Senate expresses concern over agencies’ first round of DATA Act reports

In today's Federal Newscast, the House and Senate could not agree on a provision in the 2019 defense authorization bill calling for $40,000 Voluntary Separation...

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  • Federal employees may not see higher-value buyouts in the near future. The House and Senate could not agree on a provision in the 2019 defense authorization bill calling for $40,000 Voluntary Separation Incentive Payments for feds. Current buyouts are capped at $25,000. The provision made it into the Senate’s version of the defense authorization bill. But NDAA conferees ultimately decided not to include it in the final version. (House of Representatives)
  • Following a critical report from the Government Accountability Office, Senate lawmakers expressed their own concerns with the quality of agencies’ spending data. Senators Tom Carper (D-Del.) and Rob Portman (R-Ohio) — the leadership of the Permanent Subcommittee on Investigations — found most agencies’ first round of DATA Act reporting fell short of the 2014 law’s expectations. The lawmakers found nearly all of the Treasury Department’s data was inaccurate. Treasury is tasked with ensuring the accuracy of other agencies’ data under the DATA Act. (Senator Tom Carper)
  • The House Homeland Security Committee passed more than a half dozen bills focused on everything from managing data to the fitness of contractors to cybersecurity. One bill would require the Homeland Security Department to name a chief data officer who will report directly to the secretary, and then a chief data officer in each component. Another bill would streamline contractor fitness determinations. And a third would codify DHS’s governmentwide cyber effort called CDM. (House Homeland Security Committee)
  • Lawmakers are withholding 15 percent of the funding for the Defense Department’s Joint Enterprise Defense Infrastructure cloud initiative in the 2019 defense authorization bill. The cloud contract drew criticism from industry saying DoD was not transparent enough about it in the past. DoD still has not released the draft request for proposals. (House of Representatives)
  • U.S. Transportation Command is taking a second bite at the cloud apple in procuring services. This comes as REAN, the company originally slated to do cloud services for TRANSCOM was bought out by Hitachi. The Government Accountability Office ruled against TRANSCOM’s agreement with REAN, so it will hold an industry day on August 14. (FedBizOpps)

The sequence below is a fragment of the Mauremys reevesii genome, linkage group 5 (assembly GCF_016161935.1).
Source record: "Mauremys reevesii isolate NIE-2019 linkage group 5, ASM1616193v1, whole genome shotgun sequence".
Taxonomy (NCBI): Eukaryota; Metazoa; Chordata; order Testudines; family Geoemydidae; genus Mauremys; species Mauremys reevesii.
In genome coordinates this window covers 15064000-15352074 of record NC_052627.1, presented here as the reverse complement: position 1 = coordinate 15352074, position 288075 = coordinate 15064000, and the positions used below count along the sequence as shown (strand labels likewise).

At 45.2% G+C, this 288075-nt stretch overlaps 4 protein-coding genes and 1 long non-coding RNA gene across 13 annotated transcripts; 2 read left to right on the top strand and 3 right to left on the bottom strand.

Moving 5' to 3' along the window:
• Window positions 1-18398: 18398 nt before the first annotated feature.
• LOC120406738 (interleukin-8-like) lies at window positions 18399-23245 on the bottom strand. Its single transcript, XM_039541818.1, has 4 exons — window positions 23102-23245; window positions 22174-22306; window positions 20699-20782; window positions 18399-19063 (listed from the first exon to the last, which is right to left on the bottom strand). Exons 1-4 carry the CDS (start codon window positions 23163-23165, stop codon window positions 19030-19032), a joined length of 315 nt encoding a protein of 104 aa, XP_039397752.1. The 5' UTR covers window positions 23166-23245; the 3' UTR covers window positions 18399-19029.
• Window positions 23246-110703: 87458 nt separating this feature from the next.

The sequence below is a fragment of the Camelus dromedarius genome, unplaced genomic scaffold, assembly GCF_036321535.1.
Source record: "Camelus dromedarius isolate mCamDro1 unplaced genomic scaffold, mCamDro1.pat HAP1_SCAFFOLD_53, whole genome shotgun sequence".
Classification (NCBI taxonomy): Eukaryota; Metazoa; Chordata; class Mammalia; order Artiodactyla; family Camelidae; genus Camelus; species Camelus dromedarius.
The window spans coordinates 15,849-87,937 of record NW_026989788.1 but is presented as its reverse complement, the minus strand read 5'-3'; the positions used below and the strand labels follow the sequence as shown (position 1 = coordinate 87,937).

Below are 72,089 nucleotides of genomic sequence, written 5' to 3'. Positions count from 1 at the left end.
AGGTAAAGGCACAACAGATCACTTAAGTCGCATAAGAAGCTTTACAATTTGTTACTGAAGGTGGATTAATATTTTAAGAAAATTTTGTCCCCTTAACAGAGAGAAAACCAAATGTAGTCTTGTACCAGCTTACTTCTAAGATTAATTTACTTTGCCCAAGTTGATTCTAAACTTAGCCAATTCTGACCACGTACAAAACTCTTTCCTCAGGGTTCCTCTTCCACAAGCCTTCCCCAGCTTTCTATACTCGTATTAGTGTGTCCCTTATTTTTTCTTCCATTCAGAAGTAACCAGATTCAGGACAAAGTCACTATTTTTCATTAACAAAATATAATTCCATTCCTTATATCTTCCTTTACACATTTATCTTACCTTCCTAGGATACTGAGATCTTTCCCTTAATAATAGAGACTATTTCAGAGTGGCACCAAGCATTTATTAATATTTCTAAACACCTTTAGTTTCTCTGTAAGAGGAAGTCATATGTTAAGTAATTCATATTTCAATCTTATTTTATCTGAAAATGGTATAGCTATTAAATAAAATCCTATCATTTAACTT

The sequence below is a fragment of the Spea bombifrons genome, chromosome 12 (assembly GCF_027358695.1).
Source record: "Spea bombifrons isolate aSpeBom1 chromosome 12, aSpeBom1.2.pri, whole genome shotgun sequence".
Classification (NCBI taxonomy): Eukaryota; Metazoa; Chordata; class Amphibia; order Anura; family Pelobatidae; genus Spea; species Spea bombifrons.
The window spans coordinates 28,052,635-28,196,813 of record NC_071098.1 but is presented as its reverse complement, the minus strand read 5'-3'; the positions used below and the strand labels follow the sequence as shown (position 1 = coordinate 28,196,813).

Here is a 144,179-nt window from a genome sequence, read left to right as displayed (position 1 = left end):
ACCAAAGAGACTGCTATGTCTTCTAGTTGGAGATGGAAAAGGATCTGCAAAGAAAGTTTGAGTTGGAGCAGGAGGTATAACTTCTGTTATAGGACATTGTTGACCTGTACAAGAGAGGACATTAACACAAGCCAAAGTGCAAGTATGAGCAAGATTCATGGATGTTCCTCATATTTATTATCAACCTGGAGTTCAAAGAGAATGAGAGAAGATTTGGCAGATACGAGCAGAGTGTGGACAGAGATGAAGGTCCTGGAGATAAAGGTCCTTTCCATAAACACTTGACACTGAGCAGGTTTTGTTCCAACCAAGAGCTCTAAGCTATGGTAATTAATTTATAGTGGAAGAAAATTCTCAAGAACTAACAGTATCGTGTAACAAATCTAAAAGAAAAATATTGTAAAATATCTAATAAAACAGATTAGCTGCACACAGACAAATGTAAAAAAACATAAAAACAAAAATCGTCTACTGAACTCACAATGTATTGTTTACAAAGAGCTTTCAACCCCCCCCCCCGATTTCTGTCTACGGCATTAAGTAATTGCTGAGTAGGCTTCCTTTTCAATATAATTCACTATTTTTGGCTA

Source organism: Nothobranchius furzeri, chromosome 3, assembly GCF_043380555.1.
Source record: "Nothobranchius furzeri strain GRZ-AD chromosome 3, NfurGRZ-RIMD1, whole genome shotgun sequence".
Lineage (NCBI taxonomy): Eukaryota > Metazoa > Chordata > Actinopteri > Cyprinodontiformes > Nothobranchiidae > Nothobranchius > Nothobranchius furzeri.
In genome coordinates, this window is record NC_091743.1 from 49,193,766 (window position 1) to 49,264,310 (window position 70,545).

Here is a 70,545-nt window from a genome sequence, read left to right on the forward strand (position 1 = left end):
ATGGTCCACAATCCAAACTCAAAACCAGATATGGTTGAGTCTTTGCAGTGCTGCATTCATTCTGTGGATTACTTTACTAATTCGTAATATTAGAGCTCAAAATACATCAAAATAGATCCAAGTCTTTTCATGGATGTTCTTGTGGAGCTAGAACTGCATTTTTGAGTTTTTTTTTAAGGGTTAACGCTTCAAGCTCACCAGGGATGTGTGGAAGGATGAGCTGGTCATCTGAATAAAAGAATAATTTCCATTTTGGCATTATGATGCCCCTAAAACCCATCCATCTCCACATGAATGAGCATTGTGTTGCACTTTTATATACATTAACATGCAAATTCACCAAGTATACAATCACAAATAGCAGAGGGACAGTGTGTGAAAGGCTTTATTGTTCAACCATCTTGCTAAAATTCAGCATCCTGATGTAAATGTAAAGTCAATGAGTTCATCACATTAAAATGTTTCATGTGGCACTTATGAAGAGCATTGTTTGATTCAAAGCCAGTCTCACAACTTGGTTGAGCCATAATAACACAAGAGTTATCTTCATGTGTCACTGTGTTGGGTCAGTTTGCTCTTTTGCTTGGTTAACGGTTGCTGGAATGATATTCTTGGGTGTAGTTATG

• President Donald Trump nominated three members to the General Services Administration’s Public Buildings Reform Board. The 2016 Federal Assets Sale and Transfer Act authorized GSA to stand up the board. Its job is to recommend excess federal property that agencies should sell off. (White House)
  • A new mental health commission from the Veterans Affairs Department launched the Creating Options for Veterans’ Expedited Recovery, or COVER, commission. It will look at evidence-based mental health therapies, and the department’s current approaches to mental health care. Former White House senior adviser Jake Leinenkugel will lead the commission. (Department of Veterans Affairs)
  • The Veterans Affairs Department says it will have 35 percent of the necessary IT systems it needs to implement a new appeals process, by next month. But VA’s latest timeline is short of the 75 percent completion estimate it gave a couple months back, worrying members on the House Veterans Affairs Committee. VA is supposed to implement the new appeals process by February 2019. (Federal News Radio)
  • The Census Bureau moves to the final phase of its test for the 2020 Count. July 31 is the cutoff date for gathering responses to Census forms from test area residents. Census will have concluded tests in Providence County, Rhode Island plus rural areas in West Virginia and Washington state. It’s the most multimedia test in Census history, with residents having the option of answering on the internet. Enumerators will have mobile devices for the first time. (Census Bureau)
  • Charges are being brought against a midshipman and Naval Academy student for selling illegal drugs. An Article 32 hearing will take place today for Zachary Williams. The charges are based on an investigation by the Naval Criminal Investigative Service. Charges were then recommended by the school’s superintendent, Vice Admiral Ted Carter. (Associated Press)
  • A Border Patrol agent came across something a little more dangerous than usual, an unexploded ordnance from the World War II era. CBP said an agent assigned to the Brian A. Terry Station in Bisbee, Arizona found an unexploded MK2 37mm ordnance round near the international boundary fence. An airman from nearby Davis Monthan Air Force Base was dispatched to help dispose of it. (Customs and Border Protection)
  • A long-time federal IT watchdog is moving on. Dave Powner, the Government Accountability Office’s director of IT issues, is leaving after 16 years. Powner said he’s heading to a new position with the Mitre Corporation. During his time at GAO, Powner oversaw a majority of the last three administrations’ technology initiatives ranging from cloud computing to IT modernization to data center consolidation. Over the last two years, he worked closely with the House Oversight and Government Reform Committee to develop and improve the Federal IT Acquisition Reform Act or FITARA scorecard.

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